This month, the Dutch finance minister remarked upon cryptocurrency regulation in the Netherlands and the European Union.
On March 8, 2018, the minister of finance for the Netherlands, Wopke Hoekstra (Christian Democratic Appeal party), published a six-page letter to the Dutch Parliament on the topics of cryptocurrency oversight and regulation.
Hoekstra noted that an estimated 500,000 Dutch households are now in possession of virtual currency, according to market research firm Kantar TNS, but he cautioned that “investing in Bitcoin or other cryptocurrency is not without risks.”
The finance minister explained that virtual currencies lack the basic guarantees afforded by government-issued currencies and worried that there is no option for recourse through a centralized issuer “in case[s] of misconduct” like hacking or theft. He also highlighted concerns about money laundering and terrorist usage of cryptocurrencies.
To control the risks of cryptocurrency, Hoekstra suggested a four-part approach:
- Gaps in consumer and investor protection must be closed, but measures must be proportionate.
- The integrity of the financial system must be guaranteed.
- The innovative techniques behind cryptocurrency, such as cryptography and distributed ledger technology (DLT), must be preserved.
- The cross-border nature of cryptocurrency requires one approach at the international level. National rules, which are difficult to maintain can easily be circumvented.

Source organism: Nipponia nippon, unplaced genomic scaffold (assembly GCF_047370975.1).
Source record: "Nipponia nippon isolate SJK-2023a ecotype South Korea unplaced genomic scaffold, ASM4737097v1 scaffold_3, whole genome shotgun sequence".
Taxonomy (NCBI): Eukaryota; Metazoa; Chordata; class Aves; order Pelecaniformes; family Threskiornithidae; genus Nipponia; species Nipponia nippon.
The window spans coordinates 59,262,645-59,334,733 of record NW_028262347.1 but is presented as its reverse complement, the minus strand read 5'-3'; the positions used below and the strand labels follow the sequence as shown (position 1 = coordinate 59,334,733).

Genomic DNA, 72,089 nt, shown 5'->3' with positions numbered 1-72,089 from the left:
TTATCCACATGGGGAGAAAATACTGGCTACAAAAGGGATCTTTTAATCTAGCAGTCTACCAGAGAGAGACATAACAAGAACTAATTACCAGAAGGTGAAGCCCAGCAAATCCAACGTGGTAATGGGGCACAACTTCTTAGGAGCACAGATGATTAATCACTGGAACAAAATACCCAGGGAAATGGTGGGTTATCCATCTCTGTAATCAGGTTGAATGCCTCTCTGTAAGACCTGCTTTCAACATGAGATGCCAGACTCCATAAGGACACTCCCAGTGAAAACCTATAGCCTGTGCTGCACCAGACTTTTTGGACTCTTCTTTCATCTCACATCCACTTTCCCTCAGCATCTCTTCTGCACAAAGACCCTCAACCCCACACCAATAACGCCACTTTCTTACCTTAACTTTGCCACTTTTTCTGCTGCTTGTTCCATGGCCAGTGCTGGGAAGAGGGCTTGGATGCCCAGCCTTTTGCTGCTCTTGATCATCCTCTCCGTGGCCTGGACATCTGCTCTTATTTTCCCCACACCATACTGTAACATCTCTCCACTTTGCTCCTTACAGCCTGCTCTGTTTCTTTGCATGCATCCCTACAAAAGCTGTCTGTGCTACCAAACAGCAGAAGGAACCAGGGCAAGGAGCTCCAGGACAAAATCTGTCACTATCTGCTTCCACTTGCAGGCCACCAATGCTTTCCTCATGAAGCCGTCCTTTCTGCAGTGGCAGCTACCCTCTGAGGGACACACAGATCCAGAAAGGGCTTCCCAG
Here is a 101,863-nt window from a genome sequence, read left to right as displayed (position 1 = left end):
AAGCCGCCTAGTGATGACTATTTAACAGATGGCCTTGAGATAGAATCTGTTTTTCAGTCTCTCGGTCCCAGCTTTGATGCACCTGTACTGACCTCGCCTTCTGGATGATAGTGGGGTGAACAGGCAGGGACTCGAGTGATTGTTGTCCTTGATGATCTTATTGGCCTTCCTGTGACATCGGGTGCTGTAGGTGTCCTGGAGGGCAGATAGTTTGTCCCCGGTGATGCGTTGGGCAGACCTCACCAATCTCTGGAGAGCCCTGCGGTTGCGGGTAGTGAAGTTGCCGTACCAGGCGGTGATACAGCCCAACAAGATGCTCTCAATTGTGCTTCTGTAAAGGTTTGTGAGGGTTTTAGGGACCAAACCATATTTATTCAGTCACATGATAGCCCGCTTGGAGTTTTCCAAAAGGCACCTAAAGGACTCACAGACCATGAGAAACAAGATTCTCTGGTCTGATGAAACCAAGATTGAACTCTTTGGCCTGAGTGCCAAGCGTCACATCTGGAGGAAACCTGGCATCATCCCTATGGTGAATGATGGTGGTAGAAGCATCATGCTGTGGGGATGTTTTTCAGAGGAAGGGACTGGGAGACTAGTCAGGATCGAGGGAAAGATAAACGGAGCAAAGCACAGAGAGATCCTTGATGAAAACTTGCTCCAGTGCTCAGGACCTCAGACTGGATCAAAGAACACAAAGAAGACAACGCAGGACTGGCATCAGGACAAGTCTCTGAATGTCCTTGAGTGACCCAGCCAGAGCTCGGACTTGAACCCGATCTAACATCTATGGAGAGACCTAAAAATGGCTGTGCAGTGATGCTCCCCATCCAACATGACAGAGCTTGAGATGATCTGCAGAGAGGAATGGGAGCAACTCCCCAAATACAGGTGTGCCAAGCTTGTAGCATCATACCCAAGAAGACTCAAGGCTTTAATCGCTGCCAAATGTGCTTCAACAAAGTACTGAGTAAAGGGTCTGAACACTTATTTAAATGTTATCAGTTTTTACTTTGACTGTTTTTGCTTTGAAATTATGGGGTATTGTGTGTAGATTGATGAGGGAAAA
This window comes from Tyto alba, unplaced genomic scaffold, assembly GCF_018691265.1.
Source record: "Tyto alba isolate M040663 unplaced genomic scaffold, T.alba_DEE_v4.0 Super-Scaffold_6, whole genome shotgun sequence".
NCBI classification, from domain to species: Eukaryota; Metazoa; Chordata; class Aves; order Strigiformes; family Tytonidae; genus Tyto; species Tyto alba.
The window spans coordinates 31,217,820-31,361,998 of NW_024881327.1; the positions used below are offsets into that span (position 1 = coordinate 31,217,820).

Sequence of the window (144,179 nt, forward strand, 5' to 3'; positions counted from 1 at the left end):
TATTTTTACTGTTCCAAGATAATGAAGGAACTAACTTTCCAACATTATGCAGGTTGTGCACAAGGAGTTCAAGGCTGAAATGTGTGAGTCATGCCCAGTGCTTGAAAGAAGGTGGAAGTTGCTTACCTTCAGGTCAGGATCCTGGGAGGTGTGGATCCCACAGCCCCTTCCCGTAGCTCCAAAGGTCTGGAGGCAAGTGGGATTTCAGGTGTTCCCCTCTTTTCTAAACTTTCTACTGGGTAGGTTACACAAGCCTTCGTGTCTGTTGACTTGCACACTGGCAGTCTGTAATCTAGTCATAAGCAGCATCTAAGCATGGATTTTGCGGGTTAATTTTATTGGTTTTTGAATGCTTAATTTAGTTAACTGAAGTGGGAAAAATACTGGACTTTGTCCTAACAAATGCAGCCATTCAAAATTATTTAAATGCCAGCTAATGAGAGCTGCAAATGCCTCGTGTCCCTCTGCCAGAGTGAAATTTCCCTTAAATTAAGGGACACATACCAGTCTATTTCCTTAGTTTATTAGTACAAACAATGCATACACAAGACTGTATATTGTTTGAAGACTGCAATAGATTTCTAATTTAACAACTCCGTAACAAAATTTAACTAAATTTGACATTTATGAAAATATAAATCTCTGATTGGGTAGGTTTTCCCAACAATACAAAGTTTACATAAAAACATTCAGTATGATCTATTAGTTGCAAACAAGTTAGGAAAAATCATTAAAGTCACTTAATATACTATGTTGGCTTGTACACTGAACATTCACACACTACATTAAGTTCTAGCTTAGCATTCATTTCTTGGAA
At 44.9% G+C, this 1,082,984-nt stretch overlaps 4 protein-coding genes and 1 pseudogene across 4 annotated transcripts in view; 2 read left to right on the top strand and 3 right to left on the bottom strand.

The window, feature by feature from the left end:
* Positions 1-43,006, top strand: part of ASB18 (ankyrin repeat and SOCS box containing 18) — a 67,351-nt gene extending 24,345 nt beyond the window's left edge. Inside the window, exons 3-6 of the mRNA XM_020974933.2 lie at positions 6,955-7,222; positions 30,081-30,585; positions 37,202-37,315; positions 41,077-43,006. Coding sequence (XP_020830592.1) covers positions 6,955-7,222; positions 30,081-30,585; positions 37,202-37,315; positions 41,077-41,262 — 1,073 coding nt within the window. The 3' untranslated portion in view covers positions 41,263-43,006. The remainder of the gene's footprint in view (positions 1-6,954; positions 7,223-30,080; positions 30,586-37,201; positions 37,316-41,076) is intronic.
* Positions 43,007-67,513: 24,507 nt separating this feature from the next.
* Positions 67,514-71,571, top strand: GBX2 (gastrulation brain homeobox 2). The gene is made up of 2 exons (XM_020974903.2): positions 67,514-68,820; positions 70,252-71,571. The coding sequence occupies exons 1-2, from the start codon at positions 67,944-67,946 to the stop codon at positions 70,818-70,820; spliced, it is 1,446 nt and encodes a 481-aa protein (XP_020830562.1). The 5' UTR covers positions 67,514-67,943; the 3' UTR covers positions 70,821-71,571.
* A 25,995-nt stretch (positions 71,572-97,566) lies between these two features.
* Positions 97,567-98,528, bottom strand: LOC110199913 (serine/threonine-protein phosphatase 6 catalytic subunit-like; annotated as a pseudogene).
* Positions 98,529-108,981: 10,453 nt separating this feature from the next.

The finance minister pledged to “consult” with credit card companies regarding cryptocurrency purchases, apparently after an inquiry by two MPs.
A few weeks ago, ETHNews reported on questions submitted to Hoekstra by MP Henk Nijboer (Labour Party) about ING Group’s banking relationships with two prominent cryptocurrency companies. While Hoekstra did not address the worrisome rumors about Bitfinex and Tether in his letter to Parliament, the finance minister obviously has his finger on the cryptocurrency pulse, which bodes well for market participants.
With respect to international efforts, Hoekstra lauded the European Commission’s work related to cryptocurrency, and acknowledged calls for virtual currency regulation by his counterparts in France and Germany. Realizing the global nature of cryptocurrency, he encouraged cooperative efforts, like the discussions which will take place at the G20. The Netherlands, Hoekstra wrote, is also party to the Financial Action Task Force.
Addressing an inquiry by MP Farid Azarkan (DENK), the finance minister said that the Dutch central government is “not active as an investor and therefore does not [undertake] speculative investments,” a policy that extends to cryptocurrency.
Under existing rules and regulations, Hoekstra said, cryptocurrencies and related tokens “usually” do not qualify as financial instruments or investments. Likewise, there is no specific guidance for the design of cryptocurrency exchanges and the Dutch Authority for the Financial Markets (AFM) cannot “enforce performance.”
However, the finance minister said rules laid out by the Authority for Consumers and Markets (ACM) do apply, “such as requirements for information and reflection time when selling over the internet.” He noted that, unfortunately, these standards offer a “lower level of protection.”
Finally, Hoekstra promised to “dedicate” himself to a “European approach to ICOs,” likely in recognition of the European Commission’s recent FinTech action plan. Published last week, the plan found that “an assessment of the suitability of the current EU regulatory framework” with respect to ICOs is necessary.
Translations by Google.
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